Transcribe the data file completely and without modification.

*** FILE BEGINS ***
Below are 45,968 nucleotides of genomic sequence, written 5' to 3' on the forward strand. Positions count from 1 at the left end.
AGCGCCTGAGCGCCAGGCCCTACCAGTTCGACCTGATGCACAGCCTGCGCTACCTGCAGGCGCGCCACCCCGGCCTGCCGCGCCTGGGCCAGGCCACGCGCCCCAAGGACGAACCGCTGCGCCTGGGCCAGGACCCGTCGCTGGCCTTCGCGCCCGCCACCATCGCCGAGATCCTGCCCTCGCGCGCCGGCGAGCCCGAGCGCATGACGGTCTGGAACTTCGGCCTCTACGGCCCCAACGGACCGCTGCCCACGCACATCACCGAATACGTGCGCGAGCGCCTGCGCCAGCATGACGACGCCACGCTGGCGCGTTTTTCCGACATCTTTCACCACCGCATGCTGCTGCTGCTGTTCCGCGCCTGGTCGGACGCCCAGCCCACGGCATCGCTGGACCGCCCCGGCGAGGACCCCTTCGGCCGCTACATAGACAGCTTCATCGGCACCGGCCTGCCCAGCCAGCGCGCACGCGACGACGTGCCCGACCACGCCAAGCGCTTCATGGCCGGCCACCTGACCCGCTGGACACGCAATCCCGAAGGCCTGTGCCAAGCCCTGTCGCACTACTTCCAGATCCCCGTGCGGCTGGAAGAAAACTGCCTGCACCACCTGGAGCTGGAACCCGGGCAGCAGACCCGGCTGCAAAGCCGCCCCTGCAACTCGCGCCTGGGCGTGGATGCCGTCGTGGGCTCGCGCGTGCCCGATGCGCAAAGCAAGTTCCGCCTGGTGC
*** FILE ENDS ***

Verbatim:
Below are 45,968 nucleotides of genomic sequence, written 5' to 3' on the forward strand. Positions count from 1 at the left end.
AGCGCCTGAGCGCCAGGCCCTACCAGTTCGACCTGATGCACAGCCTGCGCTACCTGCAGGCGCGCCACCCCGGCCTGCCGCGCCTGGGCCAGGCCACGCGCCCCAAGGACGAACCGCTGCGCCTGGGCCAGGACCCGTCGCTGGCCTTCGCGCCCGCCACCATCGCCGAGATCCTGCCCTCGCGCGCCGGCGAGCCCGAGCGCATGACGGTCTGGAACTTCGGCCTCTACGGCCCCAACGGACCGCTGCCCACGCACATCACCGAATACGTGCGCGAGCGCCTGCGCCAGCATGACGACGCCACGCTGGCGCGTTTTTCCGACATCTTTCACCACCGCATGCTGCTGCTGCTGTTCCGCGCCTGGTCGGACGCCCAGCCCACGGCATCGCTGGACCGCCCCGGCGAGGACCCCTTCGGCCGCTACATAGACAGCTTCATCGGCACCGGCCTGCCCAGCCAGCGCGCACGCGACGACGTGCCCGACCACGCCAAGCGCTTCATGGCCGGCCACCTGACCCGCTGGACACGCAATCCCGAAGGCCTGTGCCAAGCCCTGTCGCACTACTTCCAGATCCCCGTGCGGCTGGAAGAAAACTGCCTGCACCACCTGGAGCTGGAACCCGGGCAGCAGACCCGGCTGCAAAGCCGCCCCTGCAACTCGCGCCTGGGCGTGGATGCCGTCGTGGGCTCGCGCGTGCCCGATGCGCAAAGCAAGTTCCGCCTGGTGC